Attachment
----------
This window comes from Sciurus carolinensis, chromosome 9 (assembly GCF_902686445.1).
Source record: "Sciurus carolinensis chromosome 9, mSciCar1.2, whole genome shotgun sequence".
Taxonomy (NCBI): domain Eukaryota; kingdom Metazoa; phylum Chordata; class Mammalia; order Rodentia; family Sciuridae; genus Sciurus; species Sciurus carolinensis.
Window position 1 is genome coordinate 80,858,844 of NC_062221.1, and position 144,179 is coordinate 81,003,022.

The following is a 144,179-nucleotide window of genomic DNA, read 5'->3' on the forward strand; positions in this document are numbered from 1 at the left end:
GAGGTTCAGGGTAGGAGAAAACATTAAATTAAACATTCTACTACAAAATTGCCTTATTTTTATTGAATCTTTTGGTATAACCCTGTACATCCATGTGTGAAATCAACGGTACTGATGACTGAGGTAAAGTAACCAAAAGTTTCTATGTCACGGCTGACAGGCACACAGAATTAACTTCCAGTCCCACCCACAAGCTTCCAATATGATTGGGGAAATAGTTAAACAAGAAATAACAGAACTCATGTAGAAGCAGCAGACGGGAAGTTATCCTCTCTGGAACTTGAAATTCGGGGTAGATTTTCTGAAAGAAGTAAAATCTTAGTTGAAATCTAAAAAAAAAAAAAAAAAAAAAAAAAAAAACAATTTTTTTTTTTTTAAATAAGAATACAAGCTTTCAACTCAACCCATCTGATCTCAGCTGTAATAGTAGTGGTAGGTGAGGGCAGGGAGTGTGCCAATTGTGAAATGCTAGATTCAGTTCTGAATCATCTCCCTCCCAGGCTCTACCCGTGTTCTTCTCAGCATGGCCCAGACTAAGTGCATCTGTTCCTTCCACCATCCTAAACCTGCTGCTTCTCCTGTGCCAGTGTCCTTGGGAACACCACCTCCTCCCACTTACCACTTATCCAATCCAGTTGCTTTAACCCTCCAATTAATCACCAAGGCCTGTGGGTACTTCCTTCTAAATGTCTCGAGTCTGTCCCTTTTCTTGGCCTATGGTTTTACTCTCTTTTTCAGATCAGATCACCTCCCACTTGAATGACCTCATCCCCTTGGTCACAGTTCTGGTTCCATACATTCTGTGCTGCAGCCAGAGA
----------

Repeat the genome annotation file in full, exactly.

This window comes from Sciurus carolinensis, chromosome 9 (assembly GCF_902686445.1).
Source record: "Sciurus carolinensis chromosome 9, mSciCar1.2, whole genome shotgun sequence".
Taxonomy (NCBI): domain Eukaryota; kingdom Metazoa; phylum Chordata; class Mammalia; order Rodentia; family Sciuridae; genus Sciurus; species Sciurus carolinensis.
Window position 1 is genome coordinate 80,858,844 of NC_062221.1, and position 144,179 is coordinate 81,003,022.

The following is a 144,179-nucleotide window of genomic DNA, read 5'->3' on the forward strand; positions in this document are numbered from 1 at the left end:
GAGGTTCAGGGTAGGAGAAAACATTAAATTAAACATTCTACTACAAAATTGCCTTATTTTTATTGAATCTTTTGGTATAACCCTGTACATCCATGTGTGAAATCAACGGTACTGATGACTGAGGTAAAGTAACCAAAAGTTTCTATGTCACGGCTGACAGGCACACAGAATTAACTTCCAGTCCCACCCACAAGCTTCCAATATGATTGGGGAAATAGTTAAACAAGAAATAACAGAACTCATGTAGAAGCAGCAGACGGGAAGTTATCCTCTCTGGAACTTGAAATTCGGGGTAGATTTTCTGAAAGAAGTAAAATCTTAGTTGAAATCTAAAAAAAAAAAAAAAAAAAAAAAAAAAAACAATTTTTTTTTTTTTAAATAAGAATACAAGCTTTCAACTCAACCCATCTGATCTCAGCTGTAATAGTAGTGGTAGGTGAGGGCAGGGAGTGTGCCAATTGTGAAATGCTAGATTCAGTTCTGAATCATCTCCCTCCCAGGCTCTACCCGTGTTCTTCTCAGCATGGCCCAGACTAAGTGCATCTGTTCCTTCCACCATCCTAAACCTGCTGCTTCTCCTGTGCCAGTGTCCTTGGGAACACCACCTCCTCCCACTTACCACTTATCCAATCCAGTTGCTTTAACCCTCCAATTAATCACCAAGGCCTGTGGGTACTTCCTTCTAAATGTCTCGAGTCTGTCCCTTTTCTTGGCCTATGGTTTTACTCTCTTTTTCAGATCAGATCACCTCCCACTTGAATGACCTCATCCCCTTGGTCACAGTTCTGGTTCCATACATTCTGTGCTGCAGCCAGAGA